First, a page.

Tough numbers. An upside-down job rating going into an election is difficult for incumbents to overcome. Stock market convulsions fuel unease. While the last set of job numbers showed increasing private-sector jobs, pessimism is high.
This post was published on the now-closed HuffPost Contributor platform. Contributors control their own work and posted freely to our site. If you need to flag this entry as abusive, send us an email.

In the lull between the debt ceiling debate and Labor Day, there have not been many national media polls for political junkies. So campaign-watchers are paying a huge amount of attention to this Gallup figure on Obama's handling of the economy, to this Gallup track of Obama's job ratings, and to today's Gallup poll showing Obama statistically tied with Romney, Perry, Paul and Bachmann.

Tough numbers. An upside-down job rating going into an election is difficult for incumbents to overcome. Stock market convulsions fuel unease. While the last set of job numbers showed increasing private-sector jobs, pessimism is high. And the margin of error on horse race questions is always unnerving. Should these trends continue, unabated, Obama faces gale force winds headed into 2012.

But scratch beneath the surface of these numbers and concurrent findings paint a far more nuanced picture (and some rays of hope).

Obama still leads in the generic, and beats Romney in key states. Gallup's Election 2012 homepage shows the president opening a lead over the generic Republican. This is an improvement over where he's been over the last few months, as written up here. And this month Democratic polling firm PPP showed Obama leading Romney (albeit within the margin of error) in three battleground states: Nevada, Ohio and North Carolina.

And don't forget this Republican field is weak. This Republican field is damaged. Every week we learn of a new candidate still contemplating a late plunge. Polls from earlier this summer showed Republican primary voters dissatisfied with their choices. And more recently Gallup notes lower Republican enthusiasm here. Karl Rove may try to spin this as primary voters are being extra-careful, but the numbers suggest otherwise.

Reagan and Clinton had approval ratings in the 40s that bounced back. As with recent two-term presidents, Obama's low approval rating could be signs of a bad cold, not a terminal disease. This Wall Street Journal chart shows both Reagan and Clinton with approval ratings dipping to the 40 percent level in their first term. This handy Gallup tool allows you to compare Gallup approval ratings across presidents by length in office, revealing Obama's ratings comparable to Reagan's and Clinton's. (George W. Bush's numbers did not dip in his first term, due to the post-9/11 climate.) Further, Gallup's release today notes Obama's vote exceeds his job approval ratings.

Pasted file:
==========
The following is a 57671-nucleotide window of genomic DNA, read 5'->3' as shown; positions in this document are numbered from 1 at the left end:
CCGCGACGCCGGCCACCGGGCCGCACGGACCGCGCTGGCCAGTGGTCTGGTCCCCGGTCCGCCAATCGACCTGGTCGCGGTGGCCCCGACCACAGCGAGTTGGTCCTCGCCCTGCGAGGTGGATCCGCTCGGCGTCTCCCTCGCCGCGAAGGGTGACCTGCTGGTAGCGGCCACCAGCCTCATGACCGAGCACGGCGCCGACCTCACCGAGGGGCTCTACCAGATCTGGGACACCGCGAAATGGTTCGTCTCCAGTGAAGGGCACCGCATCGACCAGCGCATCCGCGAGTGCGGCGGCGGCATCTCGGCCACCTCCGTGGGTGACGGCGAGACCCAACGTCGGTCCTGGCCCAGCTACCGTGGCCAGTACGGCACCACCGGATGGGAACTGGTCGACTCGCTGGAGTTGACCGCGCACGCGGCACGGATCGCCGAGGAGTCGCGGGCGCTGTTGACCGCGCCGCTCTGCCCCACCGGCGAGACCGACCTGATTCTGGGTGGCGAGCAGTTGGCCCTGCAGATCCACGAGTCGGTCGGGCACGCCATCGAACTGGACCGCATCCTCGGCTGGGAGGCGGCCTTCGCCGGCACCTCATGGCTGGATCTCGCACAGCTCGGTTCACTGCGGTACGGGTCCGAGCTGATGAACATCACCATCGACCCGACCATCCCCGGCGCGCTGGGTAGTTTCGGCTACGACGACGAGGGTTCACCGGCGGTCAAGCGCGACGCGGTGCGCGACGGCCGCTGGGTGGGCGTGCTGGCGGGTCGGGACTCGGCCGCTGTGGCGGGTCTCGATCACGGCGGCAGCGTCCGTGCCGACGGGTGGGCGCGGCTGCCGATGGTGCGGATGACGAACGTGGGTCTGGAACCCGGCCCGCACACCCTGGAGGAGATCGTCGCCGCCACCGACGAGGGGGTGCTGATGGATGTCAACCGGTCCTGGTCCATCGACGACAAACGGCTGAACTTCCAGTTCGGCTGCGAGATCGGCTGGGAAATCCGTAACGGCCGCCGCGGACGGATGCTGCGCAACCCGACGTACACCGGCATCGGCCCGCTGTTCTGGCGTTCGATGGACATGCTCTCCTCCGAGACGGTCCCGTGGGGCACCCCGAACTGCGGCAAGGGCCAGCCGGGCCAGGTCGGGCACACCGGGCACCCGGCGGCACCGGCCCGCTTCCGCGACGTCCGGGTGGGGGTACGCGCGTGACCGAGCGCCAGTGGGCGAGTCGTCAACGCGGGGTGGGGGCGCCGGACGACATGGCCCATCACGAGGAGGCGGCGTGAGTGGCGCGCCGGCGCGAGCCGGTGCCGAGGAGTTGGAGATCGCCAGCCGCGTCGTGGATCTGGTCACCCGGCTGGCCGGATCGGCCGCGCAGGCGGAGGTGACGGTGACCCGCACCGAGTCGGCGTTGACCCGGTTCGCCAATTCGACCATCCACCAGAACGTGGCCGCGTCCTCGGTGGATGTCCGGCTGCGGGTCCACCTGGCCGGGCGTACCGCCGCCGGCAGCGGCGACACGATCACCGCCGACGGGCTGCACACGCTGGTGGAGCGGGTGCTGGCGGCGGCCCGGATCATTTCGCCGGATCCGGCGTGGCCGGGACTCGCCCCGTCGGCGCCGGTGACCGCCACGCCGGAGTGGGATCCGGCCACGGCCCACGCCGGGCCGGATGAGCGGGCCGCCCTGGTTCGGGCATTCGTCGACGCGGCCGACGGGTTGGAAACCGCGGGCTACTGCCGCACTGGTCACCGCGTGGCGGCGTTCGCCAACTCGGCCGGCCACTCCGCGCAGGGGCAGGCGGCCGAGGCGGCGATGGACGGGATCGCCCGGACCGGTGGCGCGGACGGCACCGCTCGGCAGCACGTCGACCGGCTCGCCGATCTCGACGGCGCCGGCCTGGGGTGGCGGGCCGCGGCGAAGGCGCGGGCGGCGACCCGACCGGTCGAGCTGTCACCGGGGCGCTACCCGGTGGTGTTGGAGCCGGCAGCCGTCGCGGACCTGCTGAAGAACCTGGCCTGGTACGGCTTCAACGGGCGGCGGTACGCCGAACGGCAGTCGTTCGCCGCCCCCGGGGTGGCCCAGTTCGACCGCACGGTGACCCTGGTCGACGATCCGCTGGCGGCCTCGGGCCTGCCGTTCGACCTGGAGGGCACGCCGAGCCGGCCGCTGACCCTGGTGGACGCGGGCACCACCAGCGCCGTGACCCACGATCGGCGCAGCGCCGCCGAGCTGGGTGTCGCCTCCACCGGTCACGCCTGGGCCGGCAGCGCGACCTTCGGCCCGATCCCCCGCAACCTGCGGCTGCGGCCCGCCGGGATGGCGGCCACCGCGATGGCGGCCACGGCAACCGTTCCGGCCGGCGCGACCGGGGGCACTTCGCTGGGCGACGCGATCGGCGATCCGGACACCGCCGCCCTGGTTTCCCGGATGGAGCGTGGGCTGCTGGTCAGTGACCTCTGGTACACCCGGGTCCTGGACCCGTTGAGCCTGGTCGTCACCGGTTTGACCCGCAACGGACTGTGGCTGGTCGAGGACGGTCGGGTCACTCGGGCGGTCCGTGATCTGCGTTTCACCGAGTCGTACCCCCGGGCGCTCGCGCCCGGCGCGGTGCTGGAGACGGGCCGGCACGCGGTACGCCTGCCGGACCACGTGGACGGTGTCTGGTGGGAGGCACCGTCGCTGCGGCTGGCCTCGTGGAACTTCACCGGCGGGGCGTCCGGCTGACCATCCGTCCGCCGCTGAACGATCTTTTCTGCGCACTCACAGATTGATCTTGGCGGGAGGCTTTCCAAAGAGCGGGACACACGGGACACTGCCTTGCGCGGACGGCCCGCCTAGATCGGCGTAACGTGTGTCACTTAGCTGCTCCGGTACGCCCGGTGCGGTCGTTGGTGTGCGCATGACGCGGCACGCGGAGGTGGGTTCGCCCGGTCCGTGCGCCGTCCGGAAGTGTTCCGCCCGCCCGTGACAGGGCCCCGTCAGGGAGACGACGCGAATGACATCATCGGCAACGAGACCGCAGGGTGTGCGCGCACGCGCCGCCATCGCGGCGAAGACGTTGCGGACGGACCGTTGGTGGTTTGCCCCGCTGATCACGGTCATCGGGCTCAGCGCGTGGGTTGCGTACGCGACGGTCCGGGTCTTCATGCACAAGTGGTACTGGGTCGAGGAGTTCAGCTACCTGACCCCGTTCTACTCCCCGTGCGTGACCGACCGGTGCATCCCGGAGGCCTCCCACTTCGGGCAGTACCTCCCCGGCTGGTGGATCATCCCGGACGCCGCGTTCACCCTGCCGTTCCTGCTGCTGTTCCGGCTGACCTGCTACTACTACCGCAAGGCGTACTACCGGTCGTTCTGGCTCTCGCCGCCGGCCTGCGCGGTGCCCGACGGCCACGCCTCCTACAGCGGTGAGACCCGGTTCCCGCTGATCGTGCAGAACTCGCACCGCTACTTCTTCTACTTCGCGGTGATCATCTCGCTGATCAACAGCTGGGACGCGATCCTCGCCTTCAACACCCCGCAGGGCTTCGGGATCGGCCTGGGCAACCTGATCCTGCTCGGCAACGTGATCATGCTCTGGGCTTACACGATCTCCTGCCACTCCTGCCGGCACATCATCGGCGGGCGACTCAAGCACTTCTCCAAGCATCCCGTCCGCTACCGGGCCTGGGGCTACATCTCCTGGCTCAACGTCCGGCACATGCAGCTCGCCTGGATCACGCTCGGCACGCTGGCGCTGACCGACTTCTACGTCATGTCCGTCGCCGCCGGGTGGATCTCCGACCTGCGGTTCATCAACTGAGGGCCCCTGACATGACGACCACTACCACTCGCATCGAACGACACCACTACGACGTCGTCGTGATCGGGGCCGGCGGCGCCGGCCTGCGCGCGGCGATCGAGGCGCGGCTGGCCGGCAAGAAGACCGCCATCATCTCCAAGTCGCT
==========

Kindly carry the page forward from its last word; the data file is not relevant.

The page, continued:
Electoral math shows a clear path. Just a slight rebound in Obama's job approval ratings yields a successful re-election map. Earlier this month Gallup showed Obama with above-average job approval ratings in enough states to have 215 electoral votes. Including the states with "average" job ratings brings him to 286 electoral votes. This assumes a national approval rating of 47 percent; while higher than where he is today, it's certainly not out of reach.

Republicans in Congress have suffered a self-inflicted wound. Poll after poll during the debt crisis showed Obama suffered less than Congressional Republicans. Earlier this month Fox found twice as many felt Obama was "putting politics aside and working for the good of the country" (31 percent) compared to Congressional Republicans (17 percent). And this Pew/Washington Post poll showed more becoming unfavorable toward Congressional Republicans as a result of the debt ceiling crisis than unfavorable toward Democrats in Congress or Obama.

It's no wonder Gallup shows Congressional approval at an all-time low (13 percent), and the lowest re-elect numbers for Congress in decades. And Democrats are now up in Gallup's generic Congressional ballot. While Republicans boasted that the debt ceiling fight provided them with a pressure point, they seem to have twisted their own arms in the process.

Obama faces responsibility, not blame. Voters will undoubtedly hold the president accountable for the pace of our economic recovery. But Republicans should be mindful of conflating blame and responsibility, as far more blame former President Bush than President Obama. In this CBS/NYT poll from June more Americans blame Bush, Wall Street, and even Congress than Obama. This CNN/Opinion Research Center poll shows far more responsibility laid at the feet of former President Bush. And while slightly more say Obama's policies have made things worse, Obama's "better" numbers are better than Congress or Bush.

No question difficult politics combined with a difficult economy will make the president's re-election campaign challenging. But pundits are making premature predictions about Obama's chances. Neither the broad view nor the long view show antipathy toward the president, especially as voters learn about the alternatives.

Popular in the Community